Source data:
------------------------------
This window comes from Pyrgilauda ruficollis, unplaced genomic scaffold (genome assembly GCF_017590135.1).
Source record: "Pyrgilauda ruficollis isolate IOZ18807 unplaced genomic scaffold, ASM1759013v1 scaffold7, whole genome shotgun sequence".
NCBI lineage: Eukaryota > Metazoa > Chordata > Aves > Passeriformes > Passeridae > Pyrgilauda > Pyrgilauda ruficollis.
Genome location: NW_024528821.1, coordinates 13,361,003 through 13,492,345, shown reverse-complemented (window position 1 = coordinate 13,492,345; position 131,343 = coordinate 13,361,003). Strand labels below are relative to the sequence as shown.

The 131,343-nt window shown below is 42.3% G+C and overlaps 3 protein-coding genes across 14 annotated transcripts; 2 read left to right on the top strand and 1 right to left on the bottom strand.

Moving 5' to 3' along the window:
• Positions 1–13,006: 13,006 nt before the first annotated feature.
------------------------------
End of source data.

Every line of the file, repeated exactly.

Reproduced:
This window comes from Pyrgilauda ruficollis, unplaced genomic scaffold (genome assembly GCF_017590135.1).
Source record: "Pyrgilauda ruficollis isolate IOZ18807 unplaced genomic scaffold, ASM1759013v1 scaffold7, whole genome shotgun sequence".
NCBI lineage: Eukaryota > Metazoa > Chordata > Aves > Passeriformes > Passeridae > Pyrgilauda > Pyrgilauda ruficollis.
Genome location: NW_024528821.1, coordinates 13,361,003 through 13,492,345, shown reverse-complemented (window position 1 = coordinate 13,492,345; position 131,343 = coordinate 13,361,003). Strand labels below are relative to the sequence as shown.

The 131,343-nt window shown below is 42.3% G+C and overlaps 3 protein-coding genes across 14 annotated transcripts; 2 read left to right on the top strand and 1 right to left on the bottom strand.

Moving 5' to 3' along the window:
• Positions 1–13,006: 13,006 nt before the first annotated feature.